et me let you in on a little secret: I am not ready for Darksteel. I have a file with half a dozen bizarre Mirrodin-based decks that I never got to write about before the best-of weeks at the end of the year. After coming back from break, Darksteel previews hijacked my brain for three weeks. And now the full set is out, and there's no going back. Well, there may be a little going back. A dip in the pool of the forgotten, a frolic in the meadow of memory, a moonwalk down the path of What Was… whoa, slipped into poetry mode for a sec. Where was I?
Ah yes. As I threatened, I'm going to dust off a deck from two months ago. Oh, what a different place the world was then. Type 1 had never been horror-stricken by Trinisphere
. Standard had never been horror-stricken by Skullclamp
. I had never been horror-stricken by Uncle Walter's Christmas fruitcake, otherwise known as Aunt Sally. I was in my Pentavus
inflamed my senses and invigorated my mind! It did everything: It was a catalyst for repeated comes-into-play effects. It was a catalyst for repeated leaves-play effects. It was a 5/5 fattie. It spawned armies of flying weenies. It would let you block incoming creatures indefinitely (pop out a token, block, sacrifice the token). It was a floor cleaner and
a dessert topping. I couldn't stop finding uses for it. One of my favorite decks paired it with Dross Harvester
. The Harvester seems like a Suicide Black tool. But if you look closer, you can see that it's actually an engine.
Imagine having a Pentavus, a Dross Harvester, and a Leonin Elder in play. You pay , move a counter off Pentavus, create a Pentavite (or, in my parlance, a “dude”), and gain 1 life. You then pay 1, sac the dude, restore Pentavus to its intact 5/5 form, and gain 2 life. 2 mana = 3 life. You need to do this quite a lot to overcome the Harvester's harvesting of 4 of your life each turn, but you clearly have at least 7 mana available or Pentavus wouldn't be on the table. What's the end result of this? You're not futzing around with counters/tokens for your health, are you? Well, actually, you are—and as your life total keeps going up, up, up, a fine plan is to cap things off with a Test of Endurance. Life-gain your way to victory!
At this point, various other parts of the deck adamantly suggested themselves. A combo deck wants Tutors and card-drawing (at this point, Phyrexian Arenas). A lifegain deck wants Renewed Faith and Death Grasp. If Pentavus isn't around, the Bottle Gnomes/Skeleton Shard combo provides some nice redundancy, and keeps the comes-into-play and leaves-play triggers happy. And wherever you find sustainable leaves-play effects in a black deck, you'll also find one of my favorite cards, Grave Pact. That's a pretty tidy package that does some unexpected things. Playing with Dross Harvester is walking a tightrope, and it certainly acts differently than a conventional deck. (I scoff at your boringness, Mr. Affinity Deck!)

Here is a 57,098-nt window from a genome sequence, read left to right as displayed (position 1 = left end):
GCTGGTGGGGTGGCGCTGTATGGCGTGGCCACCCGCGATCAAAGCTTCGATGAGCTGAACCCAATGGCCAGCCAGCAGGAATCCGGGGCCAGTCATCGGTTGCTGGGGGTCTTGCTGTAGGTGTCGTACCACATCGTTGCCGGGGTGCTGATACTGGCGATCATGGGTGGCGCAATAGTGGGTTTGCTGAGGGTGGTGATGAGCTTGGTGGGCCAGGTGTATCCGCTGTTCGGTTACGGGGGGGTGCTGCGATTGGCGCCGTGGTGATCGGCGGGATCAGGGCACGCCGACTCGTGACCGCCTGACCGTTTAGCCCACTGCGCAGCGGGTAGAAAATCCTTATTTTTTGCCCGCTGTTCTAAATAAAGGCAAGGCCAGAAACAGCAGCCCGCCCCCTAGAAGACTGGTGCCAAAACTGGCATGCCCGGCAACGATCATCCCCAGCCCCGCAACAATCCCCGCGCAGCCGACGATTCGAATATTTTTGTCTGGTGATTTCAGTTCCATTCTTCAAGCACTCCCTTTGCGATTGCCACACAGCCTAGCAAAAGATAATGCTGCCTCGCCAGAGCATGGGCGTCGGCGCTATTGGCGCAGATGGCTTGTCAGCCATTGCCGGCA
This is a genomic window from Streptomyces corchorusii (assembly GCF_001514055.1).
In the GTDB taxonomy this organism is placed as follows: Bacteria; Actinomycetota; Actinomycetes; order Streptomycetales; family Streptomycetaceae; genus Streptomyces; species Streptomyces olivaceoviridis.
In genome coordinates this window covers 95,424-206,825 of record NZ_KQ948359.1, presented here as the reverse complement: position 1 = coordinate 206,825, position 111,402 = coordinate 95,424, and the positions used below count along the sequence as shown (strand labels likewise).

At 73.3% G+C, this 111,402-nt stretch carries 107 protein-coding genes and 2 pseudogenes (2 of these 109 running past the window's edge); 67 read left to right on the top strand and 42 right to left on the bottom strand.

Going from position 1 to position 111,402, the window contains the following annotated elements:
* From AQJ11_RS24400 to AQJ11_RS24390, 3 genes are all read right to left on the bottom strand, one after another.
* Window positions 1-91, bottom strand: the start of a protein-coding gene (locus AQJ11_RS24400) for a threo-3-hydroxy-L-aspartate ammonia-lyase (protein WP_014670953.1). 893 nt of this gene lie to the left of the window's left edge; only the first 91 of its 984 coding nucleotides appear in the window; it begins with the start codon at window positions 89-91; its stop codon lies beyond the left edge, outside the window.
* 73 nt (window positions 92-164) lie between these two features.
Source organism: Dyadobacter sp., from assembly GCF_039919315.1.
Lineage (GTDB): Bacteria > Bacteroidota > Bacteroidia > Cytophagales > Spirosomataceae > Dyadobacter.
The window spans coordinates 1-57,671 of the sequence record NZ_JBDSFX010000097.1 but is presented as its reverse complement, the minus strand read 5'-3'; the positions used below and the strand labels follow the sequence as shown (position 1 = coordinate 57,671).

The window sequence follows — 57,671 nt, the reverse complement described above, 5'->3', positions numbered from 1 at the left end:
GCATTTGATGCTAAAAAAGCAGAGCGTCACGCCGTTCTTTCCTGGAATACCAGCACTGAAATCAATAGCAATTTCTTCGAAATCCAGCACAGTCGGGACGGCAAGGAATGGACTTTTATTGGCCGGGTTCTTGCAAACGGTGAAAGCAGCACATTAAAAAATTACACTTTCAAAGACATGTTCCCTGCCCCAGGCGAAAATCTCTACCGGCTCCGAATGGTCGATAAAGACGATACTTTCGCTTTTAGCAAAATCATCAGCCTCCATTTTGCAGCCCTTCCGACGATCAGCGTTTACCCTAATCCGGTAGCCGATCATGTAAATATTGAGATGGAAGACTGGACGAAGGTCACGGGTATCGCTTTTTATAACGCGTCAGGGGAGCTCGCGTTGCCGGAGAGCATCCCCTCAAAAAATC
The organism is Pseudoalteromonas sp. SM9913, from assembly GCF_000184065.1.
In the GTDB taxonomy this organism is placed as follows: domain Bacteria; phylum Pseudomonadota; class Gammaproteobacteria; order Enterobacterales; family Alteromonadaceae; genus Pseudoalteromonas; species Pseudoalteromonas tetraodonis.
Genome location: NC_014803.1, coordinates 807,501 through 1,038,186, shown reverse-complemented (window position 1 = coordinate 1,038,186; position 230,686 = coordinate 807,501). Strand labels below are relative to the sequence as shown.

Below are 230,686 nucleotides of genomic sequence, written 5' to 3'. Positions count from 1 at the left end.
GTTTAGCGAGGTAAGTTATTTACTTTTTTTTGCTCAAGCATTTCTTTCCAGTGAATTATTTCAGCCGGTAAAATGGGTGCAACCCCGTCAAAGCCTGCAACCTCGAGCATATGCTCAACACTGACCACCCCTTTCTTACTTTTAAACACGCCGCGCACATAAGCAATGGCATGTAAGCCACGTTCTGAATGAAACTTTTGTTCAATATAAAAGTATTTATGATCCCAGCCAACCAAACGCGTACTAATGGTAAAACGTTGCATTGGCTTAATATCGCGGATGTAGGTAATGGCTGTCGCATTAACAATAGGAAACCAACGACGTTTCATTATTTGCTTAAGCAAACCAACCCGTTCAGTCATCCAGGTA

But then there's Darksteel. It's my job to promote the new set, show off how cool the new cards are, and get you all to buy boxes and boxes and boxes of it. (Psst, hey you: Buy some Darksteel.) So I better find a way to improve the deck with Darksteel, right? Right, because I found a way. It's fourth from the end of the alphabetical spoiler, so I was nervous there for a while, but Well of Lost Dreams seems like a very nice fit. It replaces the Arenas, which ate away at the life total the deck strives to increase—and the Arenas only let you draw one extra card a turn anyway. What's up with that? Cycle a Renewed Faith with the Well in play, and you've got a uncounterable instant (yes, I'm ignoring Stifle) that says, “Gain 2 life and draw 3 cards.” Sounds like a good deal to me. The Well is friends with the Elder, with the Harvester, and especially with the Gnomes. (Which is actually pretty strange—when's the last time a Well ever showed up to your birthday party, or took care of your cats while you were away? Puzzling, puzzling.)
Sometimes I Get Overcharged
That's when you see sparks. (If you got that reference, and you're a single woman in your 20s, call me up and we'll get married.) Mirrodin
introduced a theme of charge counters that power up certain artifacts. Before that set, charge counters had mainly been seen on mana-producing artifacts like Red Mana Battery
, Blue Mana Battery
, or, I don't know, Green Mana Battery
. But Mirrodin
made charge counters into a thing, and Darksteel
expanded on the topic. When Brian David-Marshall previewed Darksteel Reactor
, the card was dissed. “Twenty counters?!” the naysayers gasped. “That'll take twenty turns! Pass.” The savvy deckbuilders mentioned Power Conduit